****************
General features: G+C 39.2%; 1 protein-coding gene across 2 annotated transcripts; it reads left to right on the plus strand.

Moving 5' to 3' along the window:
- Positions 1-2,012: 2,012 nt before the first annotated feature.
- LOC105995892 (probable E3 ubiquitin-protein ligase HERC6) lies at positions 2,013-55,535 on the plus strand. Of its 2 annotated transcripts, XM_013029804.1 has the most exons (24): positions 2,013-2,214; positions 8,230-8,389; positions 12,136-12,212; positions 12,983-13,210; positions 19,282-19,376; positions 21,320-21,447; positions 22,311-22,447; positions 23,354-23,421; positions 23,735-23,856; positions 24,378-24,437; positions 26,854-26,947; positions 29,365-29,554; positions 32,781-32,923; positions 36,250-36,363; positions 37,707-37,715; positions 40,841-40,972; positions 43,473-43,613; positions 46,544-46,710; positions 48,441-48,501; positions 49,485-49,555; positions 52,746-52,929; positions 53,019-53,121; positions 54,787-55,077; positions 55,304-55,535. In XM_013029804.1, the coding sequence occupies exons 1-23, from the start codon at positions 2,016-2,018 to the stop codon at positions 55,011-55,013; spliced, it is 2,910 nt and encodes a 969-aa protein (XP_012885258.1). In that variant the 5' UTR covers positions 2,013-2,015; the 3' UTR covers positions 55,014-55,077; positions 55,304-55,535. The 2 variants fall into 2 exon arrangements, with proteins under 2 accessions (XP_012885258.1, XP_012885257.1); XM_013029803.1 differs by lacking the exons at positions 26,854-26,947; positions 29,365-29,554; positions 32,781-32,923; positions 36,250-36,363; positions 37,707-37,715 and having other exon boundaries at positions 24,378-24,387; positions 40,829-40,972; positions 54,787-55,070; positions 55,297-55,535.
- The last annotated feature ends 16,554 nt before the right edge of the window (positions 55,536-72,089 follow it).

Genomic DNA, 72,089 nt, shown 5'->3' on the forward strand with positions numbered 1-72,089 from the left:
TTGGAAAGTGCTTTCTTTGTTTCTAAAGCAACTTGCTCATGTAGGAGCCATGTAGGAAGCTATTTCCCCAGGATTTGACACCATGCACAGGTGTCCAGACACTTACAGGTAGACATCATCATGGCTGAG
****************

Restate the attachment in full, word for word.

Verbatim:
General features: G+C 39.2%; 1 protein-coding gene across 2 annotated transcripts; it reads left to right on the plus strand.

Moving 5' to 3' along the window:
- Positions 1-2,012: 2,012 nt before the first annotated feature.
- LOC105995892 (probable E3 ubiquitin-protein ligase HERC6) lies at positions 2,013-55,535 on the plus strand. Of its 2 annotated transcripts, XM_013029804.1 has the most exons (24): positions 2,013-2,214; positions 8,230-8,389; positions 12,136-12,212; positions 12,983-13,210; positions 19,282-19,376; positions 21,320-21,447; positions 22,311-22,447; positions 23,354-23,421; positions 23,735-23,856; positions 24,378-24,437; positions 26,854-26,947; positions 29,365-29,554; positions 32,781-32,923; positions 36,250-36,363; positions 37,707-37,715; positions 40,841-40,972; positions 43,473-43,613; positions 46,544-46,710; positions 48,441-48,501; positions 49,485-49,555; positions 52,746-52,929; positions 53,019-53,121; positions 54,787-55,077; positions 55,304-55,535. In XM_013029804.1, the coding sequence occupies exons 1-23, from the start codon at positions 2,016-2,018 to the stop codon at positions 55,011-55,013; spliced, it is 2,910 nt and encodes a 969-aa protein (XP_012885258.1). In that variant the 5' UTR covers positions 2,013-2,015; the 3' UTR covers positions 55,014-55,077; positions 55,304-55,535. The 2 variants fall into 2 exon arrangements, with proteins under 2 accessions (XP_012885258.1, XP_012885257.1); XM_013029803.1 differs by lacking the exons at positions 26,854-26,947; positions 29,365-29,554; positions 32,781-32,923; positions 36,250-36,363; positions 37,707-37,715 and having other exon boundaries at positions 24,378-24,387; positions 40,829-40,972; positions 54,787-55,070; positions 55,297-55,535.
- The last annotated feature ends 16,554 nt before the right edge of the window (positions 55,536-72,089 follow it).

Genomic DNA, 72,089 nt, shown 5'->3' on the forward strand with positions numbered 1-72,089 from the left:
TTGGAAAGTGCTTTCTTTGTTTCTAAAGCAACTTGCTCATGTAGGAGCCATGTAGGAAGCTATTTCCCCAGGATTTGACACCATGCACAGGTGTCCAGACACTTACAGGTAGACATCATCATGGCTGAG